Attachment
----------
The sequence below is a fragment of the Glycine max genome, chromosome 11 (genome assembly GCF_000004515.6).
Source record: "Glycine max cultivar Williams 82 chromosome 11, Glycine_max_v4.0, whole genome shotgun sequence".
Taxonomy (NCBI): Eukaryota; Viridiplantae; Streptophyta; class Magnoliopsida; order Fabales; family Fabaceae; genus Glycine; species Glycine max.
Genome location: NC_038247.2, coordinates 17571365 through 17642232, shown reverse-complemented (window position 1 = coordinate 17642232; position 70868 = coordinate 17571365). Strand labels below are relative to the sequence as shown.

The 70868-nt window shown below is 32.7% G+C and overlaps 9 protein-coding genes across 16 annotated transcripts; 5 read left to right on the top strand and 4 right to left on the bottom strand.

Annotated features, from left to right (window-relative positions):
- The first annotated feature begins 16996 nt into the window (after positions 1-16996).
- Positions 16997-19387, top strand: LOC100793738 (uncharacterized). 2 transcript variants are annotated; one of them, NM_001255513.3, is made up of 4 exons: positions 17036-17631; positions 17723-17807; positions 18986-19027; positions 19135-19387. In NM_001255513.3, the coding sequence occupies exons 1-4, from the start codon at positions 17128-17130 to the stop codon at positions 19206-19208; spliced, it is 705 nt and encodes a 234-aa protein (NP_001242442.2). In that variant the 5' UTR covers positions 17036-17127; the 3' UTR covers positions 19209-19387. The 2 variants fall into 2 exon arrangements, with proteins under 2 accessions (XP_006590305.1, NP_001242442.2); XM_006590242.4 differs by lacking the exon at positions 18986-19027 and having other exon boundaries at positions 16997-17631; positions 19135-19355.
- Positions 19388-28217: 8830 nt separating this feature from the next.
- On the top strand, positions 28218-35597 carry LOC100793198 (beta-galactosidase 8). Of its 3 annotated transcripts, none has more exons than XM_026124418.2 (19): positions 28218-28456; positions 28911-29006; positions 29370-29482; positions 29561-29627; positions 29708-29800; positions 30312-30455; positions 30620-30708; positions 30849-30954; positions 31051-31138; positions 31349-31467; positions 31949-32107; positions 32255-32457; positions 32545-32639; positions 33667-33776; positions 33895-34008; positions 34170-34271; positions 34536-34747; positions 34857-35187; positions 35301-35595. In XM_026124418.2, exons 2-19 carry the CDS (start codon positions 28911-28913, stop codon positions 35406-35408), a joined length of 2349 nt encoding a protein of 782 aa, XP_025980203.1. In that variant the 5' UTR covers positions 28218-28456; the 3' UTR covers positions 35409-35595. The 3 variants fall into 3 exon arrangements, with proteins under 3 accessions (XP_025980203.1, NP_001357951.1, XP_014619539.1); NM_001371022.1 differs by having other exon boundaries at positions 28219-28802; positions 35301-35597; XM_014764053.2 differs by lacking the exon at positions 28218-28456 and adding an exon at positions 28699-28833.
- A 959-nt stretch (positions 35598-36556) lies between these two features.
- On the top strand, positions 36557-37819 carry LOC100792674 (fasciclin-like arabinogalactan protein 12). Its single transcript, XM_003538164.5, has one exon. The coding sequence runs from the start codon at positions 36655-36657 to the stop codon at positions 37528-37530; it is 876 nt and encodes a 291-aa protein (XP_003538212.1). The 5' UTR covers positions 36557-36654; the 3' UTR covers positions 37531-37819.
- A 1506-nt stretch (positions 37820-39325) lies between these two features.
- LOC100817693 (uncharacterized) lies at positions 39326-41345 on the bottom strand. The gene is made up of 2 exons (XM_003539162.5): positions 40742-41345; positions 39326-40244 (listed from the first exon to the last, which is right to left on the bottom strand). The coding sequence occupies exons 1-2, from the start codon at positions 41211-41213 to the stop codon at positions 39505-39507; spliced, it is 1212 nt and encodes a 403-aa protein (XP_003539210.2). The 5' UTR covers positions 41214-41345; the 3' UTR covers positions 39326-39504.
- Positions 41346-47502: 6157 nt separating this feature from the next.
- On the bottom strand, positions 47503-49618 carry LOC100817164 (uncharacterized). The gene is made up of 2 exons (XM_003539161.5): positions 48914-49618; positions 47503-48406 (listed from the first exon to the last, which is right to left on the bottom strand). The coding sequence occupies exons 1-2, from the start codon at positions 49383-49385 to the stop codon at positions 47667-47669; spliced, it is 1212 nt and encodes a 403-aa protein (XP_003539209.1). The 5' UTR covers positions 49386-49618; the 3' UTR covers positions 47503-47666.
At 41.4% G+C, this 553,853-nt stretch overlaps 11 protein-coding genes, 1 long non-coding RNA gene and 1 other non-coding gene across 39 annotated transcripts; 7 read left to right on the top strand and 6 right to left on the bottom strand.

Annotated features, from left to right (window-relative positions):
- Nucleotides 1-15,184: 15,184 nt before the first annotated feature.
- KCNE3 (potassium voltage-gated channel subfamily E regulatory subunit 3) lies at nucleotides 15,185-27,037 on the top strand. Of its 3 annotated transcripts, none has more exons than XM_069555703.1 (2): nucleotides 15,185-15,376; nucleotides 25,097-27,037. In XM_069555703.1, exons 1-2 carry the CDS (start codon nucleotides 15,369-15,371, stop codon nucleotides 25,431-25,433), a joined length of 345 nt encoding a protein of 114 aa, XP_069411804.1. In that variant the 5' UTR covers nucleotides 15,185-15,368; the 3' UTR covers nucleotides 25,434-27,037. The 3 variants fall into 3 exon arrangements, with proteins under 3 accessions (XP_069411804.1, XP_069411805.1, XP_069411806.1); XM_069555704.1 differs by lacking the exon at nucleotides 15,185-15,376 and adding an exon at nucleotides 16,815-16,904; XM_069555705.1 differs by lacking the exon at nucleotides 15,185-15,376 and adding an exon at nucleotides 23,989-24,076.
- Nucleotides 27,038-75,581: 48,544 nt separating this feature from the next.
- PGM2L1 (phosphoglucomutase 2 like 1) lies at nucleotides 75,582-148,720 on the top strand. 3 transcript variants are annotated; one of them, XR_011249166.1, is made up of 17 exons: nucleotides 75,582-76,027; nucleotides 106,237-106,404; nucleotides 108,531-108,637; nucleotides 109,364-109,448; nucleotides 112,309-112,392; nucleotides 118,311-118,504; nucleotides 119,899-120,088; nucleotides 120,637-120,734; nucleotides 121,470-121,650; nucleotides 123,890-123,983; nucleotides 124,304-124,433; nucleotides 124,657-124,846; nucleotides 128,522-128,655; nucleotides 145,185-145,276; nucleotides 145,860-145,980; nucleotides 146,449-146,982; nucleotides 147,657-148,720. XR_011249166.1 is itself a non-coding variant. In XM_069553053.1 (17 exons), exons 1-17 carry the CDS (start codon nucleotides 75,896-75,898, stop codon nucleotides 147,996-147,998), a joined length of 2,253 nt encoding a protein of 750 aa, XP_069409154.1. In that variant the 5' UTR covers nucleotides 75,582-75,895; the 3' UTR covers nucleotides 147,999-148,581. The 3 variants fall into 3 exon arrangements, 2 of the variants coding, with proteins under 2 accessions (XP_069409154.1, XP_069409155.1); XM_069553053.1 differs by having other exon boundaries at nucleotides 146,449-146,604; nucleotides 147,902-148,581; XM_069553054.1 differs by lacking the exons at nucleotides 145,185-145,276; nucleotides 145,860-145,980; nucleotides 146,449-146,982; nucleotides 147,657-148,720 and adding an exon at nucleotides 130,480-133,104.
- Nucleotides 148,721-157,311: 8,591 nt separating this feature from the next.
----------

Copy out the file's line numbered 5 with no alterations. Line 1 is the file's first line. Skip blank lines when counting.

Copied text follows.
The 70868-nt window shown below is 32.7% G+C and overlaps 9 protein-coding genes across 16 annotated transcripts; 5 read left to right on the top strand and 4 right to left on the bottom strand.